Keystone Crossroads

Keystone CrossroadsWhat connects Philadelphia with Pittsburgh? Altoona with Allegheny National Forest? Harrisburg with Happy Valley? Amish Country with Coal Country?

Quite a lot, actually.

While most media in the state focus locally, Keystone Crossroads explores the stories that matter across the commonwealth, reported with all Pennsylvanians in mind. Four public media newsrooms are collaborating on this project to create in-depth and insightful journalism on key topics that reverberate from the Statehouse to the streets and back again: government accountability, public education, changing communities, and criminal justice.

The set up on Stone Mountain consists of a radio tower, solar panels and an equipment room and is key to how the Rural Broadband Cooperative is delivering broadband internet to its users.
Min Xian / Keystone Crossroads

Henry McCreary and his friends were fed up.

In their part of rural Huntingdon County, access to high-speed internet was mostly limited, expensive and unreliable.

As a retired telecommunications manager, he couldn’t believe that at the same time many parts of the country were building state-of-the-art 5G infrastructure, people in his community were still stuck in the dark ages.

Brothers Andrew Barrow and Ronald Stanley 'Stosh' Webb (right) have been on a mission to fight racism in Schuylkill County. Is it working?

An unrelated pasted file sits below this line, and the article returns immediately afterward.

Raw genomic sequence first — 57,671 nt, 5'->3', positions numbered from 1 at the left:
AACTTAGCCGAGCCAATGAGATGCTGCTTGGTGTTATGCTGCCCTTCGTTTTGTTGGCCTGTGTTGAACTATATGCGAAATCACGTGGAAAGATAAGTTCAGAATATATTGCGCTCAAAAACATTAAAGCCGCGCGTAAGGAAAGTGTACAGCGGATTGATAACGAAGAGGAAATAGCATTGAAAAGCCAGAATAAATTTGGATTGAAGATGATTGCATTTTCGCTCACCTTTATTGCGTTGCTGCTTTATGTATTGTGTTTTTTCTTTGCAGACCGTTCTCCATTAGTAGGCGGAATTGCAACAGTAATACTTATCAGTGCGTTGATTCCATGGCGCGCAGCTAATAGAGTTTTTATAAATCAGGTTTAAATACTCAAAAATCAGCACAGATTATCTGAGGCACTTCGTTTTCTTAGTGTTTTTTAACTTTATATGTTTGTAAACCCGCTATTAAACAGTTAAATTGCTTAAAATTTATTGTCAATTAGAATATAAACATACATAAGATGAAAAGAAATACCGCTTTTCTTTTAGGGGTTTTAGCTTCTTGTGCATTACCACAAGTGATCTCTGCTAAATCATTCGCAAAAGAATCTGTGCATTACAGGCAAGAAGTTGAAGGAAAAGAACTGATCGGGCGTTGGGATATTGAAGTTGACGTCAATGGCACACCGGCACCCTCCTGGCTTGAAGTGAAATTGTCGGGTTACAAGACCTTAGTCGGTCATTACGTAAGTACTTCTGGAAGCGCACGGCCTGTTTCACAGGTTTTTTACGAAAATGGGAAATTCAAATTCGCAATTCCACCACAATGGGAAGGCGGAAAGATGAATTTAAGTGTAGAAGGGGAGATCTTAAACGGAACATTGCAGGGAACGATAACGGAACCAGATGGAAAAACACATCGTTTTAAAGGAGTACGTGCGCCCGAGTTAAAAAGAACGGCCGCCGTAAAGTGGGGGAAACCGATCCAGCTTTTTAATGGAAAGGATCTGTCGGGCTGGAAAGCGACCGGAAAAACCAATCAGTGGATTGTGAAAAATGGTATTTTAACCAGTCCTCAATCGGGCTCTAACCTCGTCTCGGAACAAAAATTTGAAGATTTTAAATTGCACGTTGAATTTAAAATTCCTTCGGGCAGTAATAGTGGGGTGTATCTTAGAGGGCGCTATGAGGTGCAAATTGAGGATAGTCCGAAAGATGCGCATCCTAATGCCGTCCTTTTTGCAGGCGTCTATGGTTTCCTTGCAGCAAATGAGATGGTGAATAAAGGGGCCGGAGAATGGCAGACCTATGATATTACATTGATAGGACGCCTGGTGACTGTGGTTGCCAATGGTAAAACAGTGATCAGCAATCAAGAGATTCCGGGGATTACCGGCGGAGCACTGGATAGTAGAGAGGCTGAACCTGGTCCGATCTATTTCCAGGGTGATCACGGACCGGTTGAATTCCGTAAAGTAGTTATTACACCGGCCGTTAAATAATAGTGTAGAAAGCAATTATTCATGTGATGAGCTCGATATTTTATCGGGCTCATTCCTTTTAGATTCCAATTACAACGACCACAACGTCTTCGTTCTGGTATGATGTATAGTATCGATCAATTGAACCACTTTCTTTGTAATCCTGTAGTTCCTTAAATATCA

Bas Slabbers / Keystone Crossroads

Andrew Barrow sat down to dinner with his wife, his teenage daughter, and a gnawing question. What does it mean to be a ‘snowflake’?

Someone had dropped the word in a comment on his post on Nosey Neighbors of Schuylkill County, a hyper-active local Facebook group. Usually, it’s a snapshot of rural Pennsylvania life: burglaries, missing pets, fundraisers for sick neighbors, and fires. Every few days, it seemed, another fire.

But, lately, things had gotten personal.

John Quinn, 67, attended St. Francis Vocational School for a couple of months in the 1960s, along with other Catholic orphanages. Quinn says it was during that time that he was molested by priests and counselors.
Natalie Piserchio for WHYY

Last year’s grand jury report detailing sexual assault allegations against 301 Catholic priests in Pennsylvania raised the question: how would the church respond?

In the months that followed, seven of the eight dioceses in Pennsylvania launched compensation funds, following the model set by dioceses in New York.

These programs, which started winding down at the end of September, offer a lump sum to victims in return for signing away the right to sue the church over their allegations. 

Grain farmer Jesse Poliskiewicz breaks open a pod of soybeans while on his farm Sept. 20, 2019, in Upper Mount Bethel Township, Pennsylvania.
Matt Smith / Keystone Crossroads

Don Cairns is driving through rural Chester County between one of his many plots of farmland. He grows corn, wheat, and soybeans on about 1,700 acres. It’s a hot, dry day — perfect for harvesting. He’s busy shuttling fresh-cut corn from the field back to his silos for storage.

In a sun-faded camouflage cap, a dusty brown t-shirt and blue jeans, Cairns lugs a large semi-truck hauling a grain trailer onto the cornfield. There, a combine outfitted with the latest technology analyzes the yields as it ploughs the field and shells the kernels from the cobs.

Cyber Charters In Pa. Are Wildly Ineffective, And 3 Other Takeaways From New Stanford Study

Jun 6, 2019
A new bill in the Pa. State Senate could mean the end for cyber charter schools in the state.
Pat Wellenbach, file / AP Photo